But thanks to Scott’s gift and a recent $4m allocation for building renovations in the state budget, the organisation is on its way to having the most stability it has had in its 50-year history.
In Los Angeles, where local arts non-profits continue to struggle with the effects of the pandemic, Scott’s gifts will have long-term effects on the arts and culture sector. For instance, the California Community Foundation (CCF), itself a philanthropic organisation, has already used the $20m from Scott to found the LA Arts Endowment, which will help small and midsized organisations achieve long-term sustainability.
“We have seen the arts ecosystem at perhaps its most challenging time in the middle of Covid,” says Jarrett Barrios, a senior vice-president at the CCF. The CCF recently administered the LA Arts Recovery Fund, a collaborative effort between local donors aimed at aiding smaller arts ventures to weather the pandemic. The Recovery Fund gave between $5,000 and $2m to 90 organisations. “Continuing to contribute to that ecosystem was very important to us,” says Barrios.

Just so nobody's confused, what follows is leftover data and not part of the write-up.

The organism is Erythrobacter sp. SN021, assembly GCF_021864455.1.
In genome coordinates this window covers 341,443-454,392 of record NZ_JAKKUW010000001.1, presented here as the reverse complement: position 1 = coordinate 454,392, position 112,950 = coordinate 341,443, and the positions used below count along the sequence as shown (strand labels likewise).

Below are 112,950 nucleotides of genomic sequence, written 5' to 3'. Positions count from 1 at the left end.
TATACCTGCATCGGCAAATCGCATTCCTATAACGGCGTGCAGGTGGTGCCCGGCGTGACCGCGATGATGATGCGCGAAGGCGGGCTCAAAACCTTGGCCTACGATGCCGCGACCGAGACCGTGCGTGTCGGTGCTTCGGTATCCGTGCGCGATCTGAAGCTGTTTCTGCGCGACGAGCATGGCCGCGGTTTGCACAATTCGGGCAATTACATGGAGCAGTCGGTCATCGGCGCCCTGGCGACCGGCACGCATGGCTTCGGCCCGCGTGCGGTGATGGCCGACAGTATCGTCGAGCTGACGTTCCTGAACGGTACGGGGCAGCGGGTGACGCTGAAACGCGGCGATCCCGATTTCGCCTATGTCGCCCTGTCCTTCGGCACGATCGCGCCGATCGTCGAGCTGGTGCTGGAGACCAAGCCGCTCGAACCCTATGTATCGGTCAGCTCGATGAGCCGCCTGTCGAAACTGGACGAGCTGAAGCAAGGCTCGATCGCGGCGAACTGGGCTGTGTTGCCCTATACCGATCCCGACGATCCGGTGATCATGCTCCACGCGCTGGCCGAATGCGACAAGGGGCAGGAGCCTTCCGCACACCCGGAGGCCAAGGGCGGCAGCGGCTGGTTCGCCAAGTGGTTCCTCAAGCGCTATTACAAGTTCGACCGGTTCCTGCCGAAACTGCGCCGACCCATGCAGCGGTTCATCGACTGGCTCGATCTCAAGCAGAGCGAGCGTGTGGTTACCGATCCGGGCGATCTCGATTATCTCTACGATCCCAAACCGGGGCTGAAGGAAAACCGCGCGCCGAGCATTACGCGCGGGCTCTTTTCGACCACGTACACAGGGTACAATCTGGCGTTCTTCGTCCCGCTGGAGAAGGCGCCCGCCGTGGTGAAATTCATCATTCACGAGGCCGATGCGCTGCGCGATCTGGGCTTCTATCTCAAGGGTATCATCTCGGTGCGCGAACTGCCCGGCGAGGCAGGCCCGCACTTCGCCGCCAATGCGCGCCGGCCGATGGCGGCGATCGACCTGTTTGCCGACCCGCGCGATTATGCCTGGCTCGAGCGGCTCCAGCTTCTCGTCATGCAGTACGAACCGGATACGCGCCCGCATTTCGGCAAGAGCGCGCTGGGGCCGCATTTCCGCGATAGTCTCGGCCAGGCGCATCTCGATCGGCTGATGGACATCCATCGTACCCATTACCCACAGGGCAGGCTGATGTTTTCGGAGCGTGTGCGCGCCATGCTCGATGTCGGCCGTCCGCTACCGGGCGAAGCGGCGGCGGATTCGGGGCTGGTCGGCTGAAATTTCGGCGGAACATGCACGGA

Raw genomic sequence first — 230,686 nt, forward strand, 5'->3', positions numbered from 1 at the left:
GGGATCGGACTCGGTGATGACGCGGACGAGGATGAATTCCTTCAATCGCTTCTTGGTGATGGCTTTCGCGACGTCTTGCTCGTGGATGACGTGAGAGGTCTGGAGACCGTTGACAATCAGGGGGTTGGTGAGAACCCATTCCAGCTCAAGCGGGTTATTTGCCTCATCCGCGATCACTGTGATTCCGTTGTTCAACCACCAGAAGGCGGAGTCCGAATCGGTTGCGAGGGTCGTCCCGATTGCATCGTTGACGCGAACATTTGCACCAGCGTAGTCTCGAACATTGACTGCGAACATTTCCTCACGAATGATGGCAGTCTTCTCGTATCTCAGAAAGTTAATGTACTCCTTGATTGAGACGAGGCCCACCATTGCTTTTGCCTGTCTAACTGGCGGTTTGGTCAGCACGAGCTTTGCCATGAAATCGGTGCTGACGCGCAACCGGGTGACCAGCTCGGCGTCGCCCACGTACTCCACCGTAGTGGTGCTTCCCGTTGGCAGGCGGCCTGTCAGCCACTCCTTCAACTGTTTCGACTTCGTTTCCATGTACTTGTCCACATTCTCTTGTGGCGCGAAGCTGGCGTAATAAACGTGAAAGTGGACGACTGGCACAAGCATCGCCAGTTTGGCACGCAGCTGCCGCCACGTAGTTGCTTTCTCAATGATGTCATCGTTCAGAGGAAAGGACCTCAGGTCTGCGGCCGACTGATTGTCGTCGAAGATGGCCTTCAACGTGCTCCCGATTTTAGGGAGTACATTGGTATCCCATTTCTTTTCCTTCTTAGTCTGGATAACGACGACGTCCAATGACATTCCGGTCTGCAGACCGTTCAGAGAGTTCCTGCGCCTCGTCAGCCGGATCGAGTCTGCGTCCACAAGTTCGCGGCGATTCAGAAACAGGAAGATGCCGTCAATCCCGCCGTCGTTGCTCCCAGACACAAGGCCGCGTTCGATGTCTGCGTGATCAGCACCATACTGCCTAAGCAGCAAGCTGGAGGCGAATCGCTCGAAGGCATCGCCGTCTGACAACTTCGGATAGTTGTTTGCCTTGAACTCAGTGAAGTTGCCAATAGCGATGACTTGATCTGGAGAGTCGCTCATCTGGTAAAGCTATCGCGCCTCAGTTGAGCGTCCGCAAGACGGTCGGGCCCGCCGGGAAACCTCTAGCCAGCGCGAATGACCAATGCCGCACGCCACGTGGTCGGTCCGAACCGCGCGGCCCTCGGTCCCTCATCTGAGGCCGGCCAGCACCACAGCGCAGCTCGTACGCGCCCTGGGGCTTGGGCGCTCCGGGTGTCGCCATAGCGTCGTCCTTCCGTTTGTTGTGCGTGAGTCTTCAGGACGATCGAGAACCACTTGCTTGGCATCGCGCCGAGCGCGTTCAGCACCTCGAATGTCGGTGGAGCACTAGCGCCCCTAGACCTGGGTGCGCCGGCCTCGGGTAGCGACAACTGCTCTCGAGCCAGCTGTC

Community is already key to both Self Help and AHJN and will remain so after Scott’s donations. A group of artists met frequently to shape the vision for Self Help’s building and AHJN has recently been holding large neighbourhood meetings about renovation plans.
Similarly, AHJN will not make any decisions on how to use its newfound money — such as for the potential acquisition of a physical gathering space — without consulting its larger network, including the young people in its programmes.
Youth leadership manager Julian Harris, who works closely with young people transitioning out of incarceration and helps place them in the paid arts internships that AHJN supports, tries to be transparent about funding, including AHJN’s recent good news. He says he will tell the youth, “Look, this is for you. Help us decide what we can do with it.”